The telling difference between the good and true shepherd and a hired hand is that only the former cares enough for his sheep, rather than for the reward of his earnings, to risk injury and death for their protection. When danger comes, the hired hand decides that the sheep are only “so much an hour” in value anyway, and saves himself instead. The good shepherd, on the other hand, knows his sheep and values them as having intrinsic worth – that they are “worth saving.”

In just about any life domain you can easily tell between those who are there because they believe in the cause, and those who are in it for the payoff.

One of the things that dawned on the disciples in that revolutionary moment of realization called the resurrection, is that Jesus had been genuinely committed to his cause. When the cross appeared on his horizon he didn’t calculate in the interest of his own safety and individual survival. Whereas other self-proclaimed messiahs had appeared around the same time – the named “Barabbas” of the Gospels may have been one – many had forsaken their apocalyptic visions and promises by abandoning their followers at the eleventh hour.

Not so with Jesus. He had remained focused and faithful to the bitter end, and this courageous integrity on his part authenticated his gospel in the very instant of his self-accepted martyrdom.

JOHN 10:1-10

“Very truly, I tell you, anyone who does not enter the sheepfold by the gate but climbs in by another way is a thief and a bandit. The one who enters by the gate is the shepherd of the sheep. The gatekeeper opens the gate for him, and the sheep hear his voice. He calls his own sheep by name and leads them out. When he has brought out all his own, he goes ahead of them, and the sheep follow him because they know his voice. They will not follow a stranger, but they will run from him because they do not know the voice of strangers.” Jesus used this figure of speech with them, but they did not understand what he was saying to them.

So again Jesus said to them, “Very truly, I tell you, I am the gate for the sheep. All who came before me are thieves and bandits; but the sheep did not listen to them. I am the gate. Whoever enters by me will be saved, and will come in and go out and find pasture.10 The thief comes only to steal and kill and destroy. I came that they may have life, and have it abundantly.

This is where it becomes critical to keep in mind that the Gospel writer (of John) is giving us his presentation of Jesus after a half-century of history has already passed under the bridge. Any responsible reading of the Gospels needs to distinguish between the First Voice of Jesus himself and what the author might have Jesus say or do in response to his own (the author’s) context of challenges and concerns.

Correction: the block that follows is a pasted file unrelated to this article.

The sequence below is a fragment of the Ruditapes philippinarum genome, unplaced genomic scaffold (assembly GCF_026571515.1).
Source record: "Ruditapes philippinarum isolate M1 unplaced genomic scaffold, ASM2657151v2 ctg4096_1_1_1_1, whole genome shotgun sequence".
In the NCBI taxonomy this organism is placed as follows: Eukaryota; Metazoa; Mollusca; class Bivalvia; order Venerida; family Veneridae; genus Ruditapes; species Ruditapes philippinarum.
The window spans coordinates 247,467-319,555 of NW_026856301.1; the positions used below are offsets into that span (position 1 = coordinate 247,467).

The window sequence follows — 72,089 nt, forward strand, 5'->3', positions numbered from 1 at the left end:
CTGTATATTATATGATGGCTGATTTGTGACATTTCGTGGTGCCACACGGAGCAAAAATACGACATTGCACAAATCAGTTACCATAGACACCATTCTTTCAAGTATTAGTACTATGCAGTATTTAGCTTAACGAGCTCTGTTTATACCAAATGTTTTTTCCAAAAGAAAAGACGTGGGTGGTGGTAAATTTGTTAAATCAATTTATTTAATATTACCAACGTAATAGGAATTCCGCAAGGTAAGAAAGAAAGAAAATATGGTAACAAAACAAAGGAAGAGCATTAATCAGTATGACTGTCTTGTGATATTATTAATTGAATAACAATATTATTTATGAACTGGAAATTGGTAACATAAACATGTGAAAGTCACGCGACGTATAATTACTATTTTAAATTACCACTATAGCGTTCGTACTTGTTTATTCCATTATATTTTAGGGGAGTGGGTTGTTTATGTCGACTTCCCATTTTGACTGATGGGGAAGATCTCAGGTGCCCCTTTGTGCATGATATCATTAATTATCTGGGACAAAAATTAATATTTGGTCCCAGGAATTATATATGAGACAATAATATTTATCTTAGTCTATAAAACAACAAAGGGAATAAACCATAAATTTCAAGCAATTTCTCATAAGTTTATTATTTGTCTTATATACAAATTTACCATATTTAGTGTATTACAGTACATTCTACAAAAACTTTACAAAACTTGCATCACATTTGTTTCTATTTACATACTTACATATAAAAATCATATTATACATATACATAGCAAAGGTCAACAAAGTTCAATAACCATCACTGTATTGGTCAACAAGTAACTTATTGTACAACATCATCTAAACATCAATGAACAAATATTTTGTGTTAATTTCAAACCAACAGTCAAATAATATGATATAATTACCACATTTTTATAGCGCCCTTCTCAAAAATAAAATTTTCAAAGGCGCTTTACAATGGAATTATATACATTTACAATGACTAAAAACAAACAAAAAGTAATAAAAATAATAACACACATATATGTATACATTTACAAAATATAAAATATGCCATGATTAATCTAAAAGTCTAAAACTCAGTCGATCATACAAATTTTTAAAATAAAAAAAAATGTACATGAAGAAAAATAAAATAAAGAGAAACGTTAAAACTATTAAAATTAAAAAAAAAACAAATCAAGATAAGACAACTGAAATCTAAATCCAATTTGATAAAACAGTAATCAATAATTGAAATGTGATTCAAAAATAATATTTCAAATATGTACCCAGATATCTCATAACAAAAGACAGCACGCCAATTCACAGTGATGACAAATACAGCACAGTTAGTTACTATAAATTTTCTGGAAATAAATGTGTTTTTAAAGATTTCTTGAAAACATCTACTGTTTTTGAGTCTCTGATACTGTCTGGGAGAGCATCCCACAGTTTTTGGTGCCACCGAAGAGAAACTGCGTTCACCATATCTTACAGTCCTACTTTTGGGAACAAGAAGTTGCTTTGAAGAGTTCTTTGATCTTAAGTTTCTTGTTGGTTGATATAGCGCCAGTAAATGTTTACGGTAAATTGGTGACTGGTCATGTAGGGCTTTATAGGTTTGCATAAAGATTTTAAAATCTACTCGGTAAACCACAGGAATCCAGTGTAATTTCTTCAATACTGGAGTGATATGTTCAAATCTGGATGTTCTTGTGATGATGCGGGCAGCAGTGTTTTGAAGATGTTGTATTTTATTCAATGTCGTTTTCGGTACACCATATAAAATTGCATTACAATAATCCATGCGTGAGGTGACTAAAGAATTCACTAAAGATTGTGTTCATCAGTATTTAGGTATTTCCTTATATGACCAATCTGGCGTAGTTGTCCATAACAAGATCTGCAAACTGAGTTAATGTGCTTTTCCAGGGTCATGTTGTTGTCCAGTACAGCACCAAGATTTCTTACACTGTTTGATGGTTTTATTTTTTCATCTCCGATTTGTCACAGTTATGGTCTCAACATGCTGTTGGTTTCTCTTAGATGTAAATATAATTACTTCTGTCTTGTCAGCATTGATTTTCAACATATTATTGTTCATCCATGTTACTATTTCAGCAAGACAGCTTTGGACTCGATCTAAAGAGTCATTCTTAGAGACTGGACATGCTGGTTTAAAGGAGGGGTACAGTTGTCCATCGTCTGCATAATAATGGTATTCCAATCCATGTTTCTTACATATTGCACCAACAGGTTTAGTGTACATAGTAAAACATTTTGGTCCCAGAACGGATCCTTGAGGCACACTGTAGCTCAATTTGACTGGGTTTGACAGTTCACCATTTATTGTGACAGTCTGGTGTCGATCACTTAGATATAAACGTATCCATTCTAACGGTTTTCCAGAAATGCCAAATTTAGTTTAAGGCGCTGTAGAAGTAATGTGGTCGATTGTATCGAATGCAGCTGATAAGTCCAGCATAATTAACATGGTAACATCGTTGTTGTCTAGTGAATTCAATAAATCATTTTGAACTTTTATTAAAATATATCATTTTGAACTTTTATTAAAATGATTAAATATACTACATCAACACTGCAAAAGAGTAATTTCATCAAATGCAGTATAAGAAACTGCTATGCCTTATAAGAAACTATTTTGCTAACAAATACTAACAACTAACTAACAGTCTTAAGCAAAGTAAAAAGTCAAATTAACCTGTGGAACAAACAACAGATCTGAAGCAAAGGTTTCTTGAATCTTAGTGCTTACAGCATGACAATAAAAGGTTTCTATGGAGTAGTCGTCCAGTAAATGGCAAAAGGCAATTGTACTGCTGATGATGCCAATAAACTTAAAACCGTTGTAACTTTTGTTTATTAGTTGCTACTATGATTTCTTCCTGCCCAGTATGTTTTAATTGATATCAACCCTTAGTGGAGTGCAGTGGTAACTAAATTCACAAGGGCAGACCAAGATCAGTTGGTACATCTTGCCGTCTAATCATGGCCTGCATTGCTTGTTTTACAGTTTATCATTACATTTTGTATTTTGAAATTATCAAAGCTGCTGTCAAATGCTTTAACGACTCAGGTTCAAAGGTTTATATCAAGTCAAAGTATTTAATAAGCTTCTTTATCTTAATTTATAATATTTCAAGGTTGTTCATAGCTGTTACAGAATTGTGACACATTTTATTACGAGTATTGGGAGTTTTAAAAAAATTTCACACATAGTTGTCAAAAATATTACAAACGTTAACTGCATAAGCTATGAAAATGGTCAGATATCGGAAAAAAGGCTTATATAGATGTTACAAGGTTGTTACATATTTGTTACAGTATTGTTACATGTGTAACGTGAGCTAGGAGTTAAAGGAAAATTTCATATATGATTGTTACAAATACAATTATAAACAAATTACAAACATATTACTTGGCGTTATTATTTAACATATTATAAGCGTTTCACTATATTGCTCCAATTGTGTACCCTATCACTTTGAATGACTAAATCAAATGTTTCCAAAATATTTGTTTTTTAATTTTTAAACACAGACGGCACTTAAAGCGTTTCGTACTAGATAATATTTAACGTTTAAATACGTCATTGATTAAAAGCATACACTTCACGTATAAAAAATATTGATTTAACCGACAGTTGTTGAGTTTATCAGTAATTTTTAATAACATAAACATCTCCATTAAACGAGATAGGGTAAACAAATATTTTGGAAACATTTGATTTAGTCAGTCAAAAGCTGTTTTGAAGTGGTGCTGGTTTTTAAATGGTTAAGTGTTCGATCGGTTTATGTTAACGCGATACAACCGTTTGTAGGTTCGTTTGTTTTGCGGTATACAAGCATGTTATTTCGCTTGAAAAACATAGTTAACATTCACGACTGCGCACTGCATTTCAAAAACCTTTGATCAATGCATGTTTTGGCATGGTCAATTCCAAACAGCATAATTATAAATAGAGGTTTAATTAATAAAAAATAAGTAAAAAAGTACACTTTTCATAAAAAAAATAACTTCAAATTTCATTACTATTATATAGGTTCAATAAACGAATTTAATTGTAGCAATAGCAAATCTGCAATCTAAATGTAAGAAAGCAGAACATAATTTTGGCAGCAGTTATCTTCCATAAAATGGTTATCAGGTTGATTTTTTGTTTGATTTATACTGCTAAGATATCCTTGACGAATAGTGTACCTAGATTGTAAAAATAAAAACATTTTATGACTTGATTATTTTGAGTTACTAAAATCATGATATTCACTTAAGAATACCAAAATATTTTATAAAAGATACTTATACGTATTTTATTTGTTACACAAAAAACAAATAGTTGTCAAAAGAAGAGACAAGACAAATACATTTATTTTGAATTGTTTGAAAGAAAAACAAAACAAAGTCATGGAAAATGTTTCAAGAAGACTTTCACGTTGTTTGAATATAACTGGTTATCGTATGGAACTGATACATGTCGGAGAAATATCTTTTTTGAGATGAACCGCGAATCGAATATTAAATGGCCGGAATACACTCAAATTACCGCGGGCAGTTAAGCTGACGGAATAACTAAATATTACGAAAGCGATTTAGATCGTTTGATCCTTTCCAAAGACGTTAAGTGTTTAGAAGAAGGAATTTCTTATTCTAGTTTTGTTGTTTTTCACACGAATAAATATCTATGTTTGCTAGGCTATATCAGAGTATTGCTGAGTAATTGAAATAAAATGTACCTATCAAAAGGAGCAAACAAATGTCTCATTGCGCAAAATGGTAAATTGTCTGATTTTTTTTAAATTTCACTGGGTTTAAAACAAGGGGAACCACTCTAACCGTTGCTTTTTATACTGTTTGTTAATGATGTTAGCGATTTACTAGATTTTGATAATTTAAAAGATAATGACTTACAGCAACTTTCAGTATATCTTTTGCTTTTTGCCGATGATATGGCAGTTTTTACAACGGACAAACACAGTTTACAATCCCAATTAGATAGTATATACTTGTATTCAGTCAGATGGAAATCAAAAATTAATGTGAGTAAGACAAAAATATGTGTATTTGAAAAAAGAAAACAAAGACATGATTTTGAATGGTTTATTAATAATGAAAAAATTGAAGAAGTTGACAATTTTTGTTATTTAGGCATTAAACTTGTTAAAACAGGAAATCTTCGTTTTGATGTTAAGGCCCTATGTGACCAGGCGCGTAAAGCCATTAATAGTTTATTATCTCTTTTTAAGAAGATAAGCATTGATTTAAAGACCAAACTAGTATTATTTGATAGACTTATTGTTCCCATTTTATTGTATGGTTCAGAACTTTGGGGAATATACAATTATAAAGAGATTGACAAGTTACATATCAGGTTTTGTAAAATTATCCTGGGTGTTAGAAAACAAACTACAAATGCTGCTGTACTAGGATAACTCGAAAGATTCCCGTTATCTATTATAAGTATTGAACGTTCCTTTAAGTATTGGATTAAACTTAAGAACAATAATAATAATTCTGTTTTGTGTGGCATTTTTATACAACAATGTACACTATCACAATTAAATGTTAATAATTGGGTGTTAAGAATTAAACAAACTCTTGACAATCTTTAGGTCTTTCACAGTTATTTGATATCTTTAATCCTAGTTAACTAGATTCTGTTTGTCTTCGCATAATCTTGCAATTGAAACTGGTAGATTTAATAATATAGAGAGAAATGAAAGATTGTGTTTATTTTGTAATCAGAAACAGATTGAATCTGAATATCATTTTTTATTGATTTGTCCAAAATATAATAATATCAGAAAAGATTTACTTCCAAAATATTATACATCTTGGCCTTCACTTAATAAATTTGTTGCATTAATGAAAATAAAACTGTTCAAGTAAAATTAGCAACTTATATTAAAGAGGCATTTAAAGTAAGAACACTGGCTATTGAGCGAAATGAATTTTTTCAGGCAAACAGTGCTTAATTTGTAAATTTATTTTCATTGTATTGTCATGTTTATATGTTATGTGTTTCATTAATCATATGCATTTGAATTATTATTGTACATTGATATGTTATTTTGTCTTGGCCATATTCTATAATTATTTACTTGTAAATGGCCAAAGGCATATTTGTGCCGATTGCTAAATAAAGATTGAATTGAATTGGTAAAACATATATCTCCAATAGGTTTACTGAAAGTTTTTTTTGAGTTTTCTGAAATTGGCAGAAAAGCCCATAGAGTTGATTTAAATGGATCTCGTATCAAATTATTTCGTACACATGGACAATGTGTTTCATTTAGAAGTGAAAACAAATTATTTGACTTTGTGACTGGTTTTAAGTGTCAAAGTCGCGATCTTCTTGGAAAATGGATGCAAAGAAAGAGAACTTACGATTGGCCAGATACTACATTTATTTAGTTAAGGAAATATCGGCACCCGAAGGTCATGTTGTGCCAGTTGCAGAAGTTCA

By way of illustration, just setting side by side the Gospels of Mark and John will reveal two very different Jesuses – however awkward that sounds. The direct, urgent, and concrete teaching of Jesus in Mark’s Gospel cannot be matched across the aisle with the lofty, abstract, and metaphysical teachings of Jesus in John. To put it baldly: they are not the same Jesus.

It helps to know that Mark was written during a time of rising apocalyptic expectations, out of the fray of the Jewish-Roman War that climaxed with the temple’s destruction in Jerusalem. John, on the other hand, came after the messianic sect of Christians had separated from Judaism and begun its productive conversation with Greek gnosticism and the mystery religions. Had the author of Mark opened John’s Life of Jesus, he would doubtless have been baffled and very possibly not even recognized the Jesus presented therein.

In the intervening decades much had happened that made a revision (or an altogether new telling) necessary. The Jewish-Roman War ended in the year 73CE, orthodox Judaism officially excommunicated Christians from fellowship by the mid-80s, and at least a few Roman emperors had tried to eliminate the Christian movement by legislation and persecution.

Along the way there arose a number of messianic pretenders, brave souls who claimed to carry the mantle of Jesus for the next phase in his kingdom campaign. Apparently, many had been taken in by these pretenders – these thieves and bandits. The shifting allegiances within the Christian community had resulted in division,  confusion, and more violent crackdowns. This was the historical context of the community for whom John is (re)telling the story of Jesus.

We should be careful, then, not to superimpose our contemporary questions and concerns and make them assumptions in our reading. (Although, in keeping with the New Testament Gospels as reconstructions of Jesus for their times, there is nothing in principle that should prohibit a fresh retelling for our own time and setting. In that case, the challenge would be to keep the First Voice of Jesus from getting lost in our portrayal.)

This passage is not about the superiority of Christianity to other religions. Instead it’s John’s answer (through the mouthpiece of his Jesus) to the then-pressing question: Who is the real Christ? Most of the pretenders were guerrilla leaders, wonder-workers, or esoteric spin-masters. John’s answer was simple: Just listen, really listen, and you will hear his voice.

This was – and still is – the First Voice of Jesus himself. Jesus didn’t come to lead a rebellion, do magic tricks, or reveal some secret truth. He taught love, loved life, and lived entirely in the moment.

That’s where abundant life flows.